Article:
Innovation without innovating

Innovation without innovating

Improving the way your legal team works doesn’t necessarily involve inventing something brand new or implementing a fancy new legal technology solution. 

Innovation has become a bit of a buzz word but it is perhaps not the most helpful of terms. Improving the way your legal team works doesn’t necessarily involve inventing something brand new or implementing a fancy new legal technology solution. 

We think the Telstra Australia case study is illuminating. Telstra’s large legal team was able to optimise its in-house work allocation and save 40,000 lawyer hours annually. While an amazing headline, only a very small part of this involved a new technology solution (an instant NDA self-help tool). The vast majority of efficiency gains game from being smarter about the meetings lawyers attended, reducing lawyer review of non-legal documents, and streamlining internal reporting.  

We don’t think it will be a surprise to any in-house legal team to be told that meetings, being a “safe pair of hands” and internal processes and paperwork take up quite a lot of time. But Telstra’s innovation (perhaps even “revolution”) was first to quantify the time spent doing it, then simply to say “we’re not doing this, it’s not a good use of our time”. No technology involved in that! 

If you want to innovate improve your legal team, start by identifying your problems. That may be self-evident, involve brainstorming with your team, stakeholders and clients, or (like Telstra) collecting and analysing data. The exercise will form the basis of a needs analysis and help you identify what you need and – perhaps more importantly – the people you need to help do achieve your goals. 

Simon Wardley offers some fantastic insights into the nature of business processes and innovation that can be very useful for legal teams. One idea we really like is distinguishing innovators into “pioneers, settlers and town planners”: 

  • Have you identified that your legal team’s core systems are fine, but you need to optimise and improve the way you work for greater operational efficiency and effectiveness? Or are you drowning in administration and project management? You need a town planner, someone who can organise your team and systems. Or in terms that might be more familiar to lawyers, a practice manager. Practice managers are great at running and optimising existing systems. 

  • Does your needs analysis show that your team (or perhaps more likely, your wider organisation) has systems, tools, technologies or processes, but they don’t work well, cause issues for the legal team, or could be better for your clients? You need a settler, a person skilled at taking a tool or process that is already there and turning it into something practical, efficient and effective. In more legal terms, we consider settlers as legal operations or business improvement managers. Legal operations managers are great at improving the way legal teams work internally and with their clients. Many legal operations managers can also help legal teams work with the tools and technologies available, and make those tools and technologies work better for the legal team.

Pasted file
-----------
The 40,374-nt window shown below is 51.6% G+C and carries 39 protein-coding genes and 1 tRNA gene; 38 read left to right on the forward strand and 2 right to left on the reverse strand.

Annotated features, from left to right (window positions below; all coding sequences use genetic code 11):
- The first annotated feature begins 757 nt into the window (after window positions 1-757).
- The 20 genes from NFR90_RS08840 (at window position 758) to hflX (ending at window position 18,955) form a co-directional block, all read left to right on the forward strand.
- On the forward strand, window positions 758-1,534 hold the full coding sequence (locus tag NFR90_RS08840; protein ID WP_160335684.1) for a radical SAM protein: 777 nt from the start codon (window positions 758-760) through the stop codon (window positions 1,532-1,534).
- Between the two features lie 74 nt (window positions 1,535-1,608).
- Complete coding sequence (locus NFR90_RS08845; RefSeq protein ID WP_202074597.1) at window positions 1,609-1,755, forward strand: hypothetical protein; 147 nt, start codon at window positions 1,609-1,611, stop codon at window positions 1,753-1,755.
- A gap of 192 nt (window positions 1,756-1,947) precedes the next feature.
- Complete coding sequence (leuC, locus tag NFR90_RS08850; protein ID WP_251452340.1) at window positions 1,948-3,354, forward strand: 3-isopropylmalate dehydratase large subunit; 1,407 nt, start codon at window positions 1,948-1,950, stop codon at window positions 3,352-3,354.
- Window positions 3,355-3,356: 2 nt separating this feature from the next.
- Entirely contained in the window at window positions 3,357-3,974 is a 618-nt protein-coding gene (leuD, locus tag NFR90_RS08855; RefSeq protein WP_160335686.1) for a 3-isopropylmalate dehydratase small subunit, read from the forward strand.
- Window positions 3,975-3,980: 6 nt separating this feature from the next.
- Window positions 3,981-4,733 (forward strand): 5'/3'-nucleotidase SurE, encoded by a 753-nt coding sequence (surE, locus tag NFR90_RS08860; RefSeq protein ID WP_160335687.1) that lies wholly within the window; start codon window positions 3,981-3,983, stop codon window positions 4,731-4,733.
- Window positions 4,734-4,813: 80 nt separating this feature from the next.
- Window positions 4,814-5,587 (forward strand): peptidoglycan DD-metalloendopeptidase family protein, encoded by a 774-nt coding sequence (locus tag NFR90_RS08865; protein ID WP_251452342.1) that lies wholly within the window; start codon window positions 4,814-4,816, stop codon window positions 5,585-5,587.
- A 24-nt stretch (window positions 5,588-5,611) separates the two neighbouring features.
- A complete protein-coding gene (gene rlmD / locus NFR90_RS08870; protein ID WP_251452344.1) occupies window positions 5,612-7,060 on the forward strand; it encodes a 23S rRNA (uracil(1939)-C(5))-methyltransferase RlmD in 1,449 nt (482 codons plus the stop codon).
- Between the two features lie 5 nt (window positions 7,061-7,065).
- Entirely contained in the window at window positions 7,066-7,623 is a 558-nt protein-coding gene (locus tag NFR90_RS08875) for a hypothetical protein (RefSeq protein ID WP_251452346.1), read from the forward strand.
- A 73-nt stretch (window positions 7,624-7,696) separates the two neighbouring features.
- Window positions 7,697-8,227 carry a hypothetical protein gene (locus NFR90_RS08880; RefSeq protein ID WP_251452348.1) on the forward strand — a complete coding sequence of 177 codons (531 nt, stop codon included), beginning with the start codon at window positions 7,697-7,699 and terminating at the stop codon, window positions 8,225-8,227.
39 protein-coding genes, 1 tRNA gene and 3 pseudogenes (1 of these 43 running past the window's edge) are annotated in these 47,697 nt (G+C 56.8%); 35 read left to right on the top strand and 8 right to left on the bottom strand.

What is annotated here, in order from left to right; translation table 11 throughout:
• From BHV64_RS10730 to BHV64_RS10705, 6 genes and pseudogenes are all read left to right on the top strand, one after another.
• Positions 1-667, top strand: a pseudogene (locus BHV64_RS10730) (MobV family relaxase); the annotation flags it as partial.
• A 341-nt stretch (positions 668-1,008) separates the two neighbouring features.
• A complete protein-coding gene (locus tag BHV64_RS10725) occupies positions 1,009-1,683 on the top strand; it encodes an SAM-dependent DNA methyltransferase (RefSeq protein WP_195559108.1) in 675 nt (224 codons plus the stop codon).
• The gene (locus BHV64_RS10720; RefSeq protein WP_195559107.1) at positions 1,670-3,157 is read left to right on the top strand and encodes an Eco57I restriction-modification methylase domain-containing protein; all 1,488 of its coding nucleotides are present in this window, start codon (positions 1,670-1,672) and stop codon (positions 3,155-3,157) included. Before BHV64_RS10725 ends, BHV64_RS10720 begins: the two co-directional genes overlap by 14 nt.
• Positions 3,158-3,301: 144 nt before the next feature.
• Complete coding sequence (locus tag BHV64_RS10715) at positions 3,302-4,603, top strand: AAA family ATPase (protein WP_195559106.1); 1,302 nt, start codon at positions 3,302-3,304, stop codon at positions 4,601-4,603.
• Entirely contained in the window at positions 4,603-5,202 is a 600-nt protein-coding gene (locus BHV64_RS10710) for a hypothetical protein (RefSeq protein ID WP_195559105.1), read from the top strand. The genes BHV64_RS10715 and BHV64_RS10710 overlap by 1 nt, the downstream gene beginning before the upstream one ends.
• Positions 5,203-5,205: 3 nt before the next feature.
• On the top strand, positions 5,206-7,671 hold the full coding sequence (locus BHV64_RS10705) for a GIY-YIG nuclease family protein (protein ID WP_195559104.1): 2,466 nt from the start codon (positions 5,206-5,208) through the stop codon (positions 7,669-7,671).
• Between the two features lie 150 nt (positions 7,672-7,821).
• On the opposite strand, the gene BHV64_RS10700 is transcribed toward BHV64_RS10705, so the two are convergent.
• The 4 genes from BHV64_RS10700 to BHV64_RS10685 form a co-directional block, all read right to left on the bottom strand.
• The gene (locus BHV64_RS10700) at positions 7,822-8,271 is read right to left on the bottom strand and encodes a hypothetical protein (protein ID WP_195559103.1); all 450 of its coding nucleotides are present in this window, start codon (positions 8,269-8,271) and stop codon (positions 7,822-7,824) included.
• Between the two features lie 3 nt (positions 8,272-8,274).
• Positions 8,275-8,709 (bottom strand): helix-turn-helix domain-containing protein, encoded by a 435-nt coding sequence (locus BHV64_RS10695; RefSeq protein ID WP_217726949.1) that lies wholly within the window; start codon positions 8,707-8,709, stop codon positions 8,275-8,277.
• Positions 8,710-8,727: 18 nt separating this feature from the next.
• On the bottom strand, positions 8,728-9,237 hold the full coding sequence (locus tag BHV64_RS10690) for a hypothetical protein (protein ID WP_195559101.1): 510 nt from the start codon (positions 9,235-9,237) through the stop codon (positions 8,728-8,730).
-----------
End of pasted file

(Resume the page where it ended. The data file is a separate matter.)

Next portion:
• But what if you need an entirely new legal operating model, or are looking at implementing a brand new tool or technology? You need the pioneer, the blue sky thinker with new ideas and expertise. In legal circles, this skill set is most usually found in the legal consultant. Legal consultants can help you pick a new tool, develop a new system, or help you formulate a new legal operating model. 

Wardley makes the point that all these types of innovators are brilliant in their own way and play on each other’s skills and expertise. In our experience it is impossible for one person to be brilliant in all these areas – the legal consultant expert in designing and building a new systems may not have the skills or inclination to implement a continuous improvement or client initiative, nor to efficiently compile, analyse and report on legal team metrics.  

What does this mean in practice? 

One of the most important things you can do to “innovate” successfully is find the right person with the right skills to help you deliver your legal innovation project. Don’t hire a practice manager to design and deliver a new technology system. But equally, don’t hire a legal consultant to run your business-as-usual processes. And definitely don’t take a fixed mindset that we have to deploy a new technology in order to be “innovative”. Like Telstra, you might get far better results from a practice manager optimising your existing processes, or a legal operations manager helping you configure your existing tools and technologies better. 

If you need help with your initial needs analysis, or if that needs analysis shows you need a legal consultant or legal operations expert, Juno Legal can help you on a consultancy or flexible basis. Please get in touch for an initial consultation. 

By Juno Lawyer Matt Farrington